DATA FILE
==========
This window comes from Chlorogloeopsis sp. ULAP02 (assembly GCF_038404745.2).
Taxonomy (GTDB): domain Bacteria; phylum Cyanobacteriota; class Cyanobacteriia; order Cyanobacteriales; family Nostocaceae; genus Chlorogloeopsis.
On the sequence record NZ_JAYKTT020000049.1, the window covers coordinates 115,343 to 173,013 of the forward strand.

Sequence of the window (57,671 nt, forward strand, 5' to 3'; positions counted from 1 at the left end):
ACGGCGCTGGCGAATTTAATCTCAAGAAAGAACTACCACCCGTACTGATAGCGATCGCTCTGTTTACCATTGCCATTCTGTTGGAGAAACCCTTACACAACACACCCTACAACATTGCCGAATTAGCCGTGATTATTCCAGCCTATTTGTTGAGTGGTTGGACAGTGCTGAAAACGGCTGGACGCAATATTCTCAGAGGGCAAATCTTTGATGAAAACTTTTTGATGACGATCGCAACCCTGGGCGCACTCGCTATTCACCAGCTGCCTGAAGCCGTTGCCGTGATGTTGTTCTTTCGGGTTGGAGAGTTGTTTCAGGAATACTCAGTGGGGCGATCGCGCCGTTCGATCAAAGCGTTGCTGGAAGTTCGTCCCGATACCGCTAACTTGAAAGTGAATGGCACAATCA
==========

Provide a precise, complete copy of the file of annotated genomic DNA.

This window comes from Chlorogloeopsis sp. ULAP02 (assembly GCF_038404745.2).
Taxonomy (GTDB): domain Bacteria; phylum Cyanobacteriota; class Cyanobacteriia; order Cyanobacteriales; family Nostocaceae; genus Chlorogloeopsis.
On the sequence record NZ_JAYKTT020000049.1, the window covers coordinates 115,343 to 173,013 of the forward strand.

Sequence of the window (57,671 nt, forward strand, 5' to 3'; positions counted from 1 at the left end):
ACGGCGCTGGCGAATTTAATCTCAAGAAAGAACTACCACCCGTACTGATAGCGATCGCTCTGTTTACCATTGCCATTCTGTTGGAGAAACCCTTACACAACACACCCTACAACATTGCCGAATTAGCCGTGATTATTCCAGCCTATTTGTTGAGTGGTTGGACAGTGCTGAAAACGGCTGGACGCAATATTCTCAGAGGGCAAATCTTTGATGAAAACTTTTTGATGACGATCGCAACCCTGGGCGCACTCGCTATTCACCAGCTGCCTGAAGCCGTTGCCGTGATGTTGTTCTTTCGGGTTGGAGAGTTGTTTCAGGAATACTCAGTGGGGCGATCGCGCCGTTCGATCAAAGCGTTGCTGGAAGTTCGTCCCGATACCGCTAACTTGAAAGTGAATGGCACAATCA